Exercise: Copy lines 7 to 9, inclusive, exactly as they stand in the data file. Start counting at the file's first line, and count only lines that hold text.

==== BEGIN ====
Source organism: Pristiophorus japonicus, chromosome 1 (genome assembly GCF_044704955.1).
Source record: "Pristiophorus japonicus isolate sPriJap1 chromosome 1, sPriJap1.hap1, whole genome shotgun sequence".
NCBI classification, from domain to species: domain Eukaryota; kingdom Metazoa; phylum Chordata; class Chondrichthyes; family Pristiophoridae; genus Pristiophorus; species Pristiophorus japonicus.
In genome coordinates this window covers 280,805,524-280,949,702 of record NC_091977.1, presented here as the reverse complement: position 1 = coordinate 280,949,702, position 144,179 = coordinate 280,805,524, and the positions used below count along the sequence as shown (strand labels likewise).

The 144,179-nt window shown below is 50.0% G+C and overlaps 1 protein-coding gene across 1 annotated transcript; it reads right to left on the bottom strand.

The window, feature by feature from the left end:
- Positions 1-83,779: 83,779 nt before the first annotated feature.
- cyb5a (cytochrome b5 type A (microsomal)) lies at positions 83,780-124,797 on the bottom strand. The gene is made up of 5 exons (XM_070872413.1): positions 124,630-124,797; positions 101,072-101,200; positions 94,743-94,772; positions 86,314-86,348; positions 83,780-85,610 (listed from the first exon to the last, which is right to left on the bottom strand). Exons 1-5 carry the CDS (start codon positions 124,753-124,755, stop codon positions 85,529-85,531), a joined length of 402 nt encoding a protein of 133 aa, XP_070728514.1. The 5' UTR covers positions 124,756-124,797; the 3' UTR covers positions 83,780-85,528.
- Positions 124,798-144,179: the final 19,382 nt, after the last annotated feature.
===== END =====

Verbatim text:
- Positions 1-83,779: 83,779 nt before the first annotated feature.
- cyb5a (cytochrome b5 type A (microsomal)) lies at positions 83,780-124,797 on the bottom strand. The gene is made up of 5 exons (XM_070872413.1): positions 124,630-124,797; positions 101,072-101,200; positions 94,743-94,772; positions 86,314-86,348; positions 83,780-85,610 (listed from the first exon to the last, which is right to left on the bottom strand). Exons 1-5 carry the CDS (start codon positions 124,753-124,755, stop codon positions 85,529-85,531), a joined length of 402 nt encoding a protein of 133 aa, XP_070728514.1. The 5' UTR covers positions 124,756-124,797; the 3' UTR covers positions 83,780-85,528.
- Positions 124,798-144,179: the final 19,382 nt, after the last annotated feature.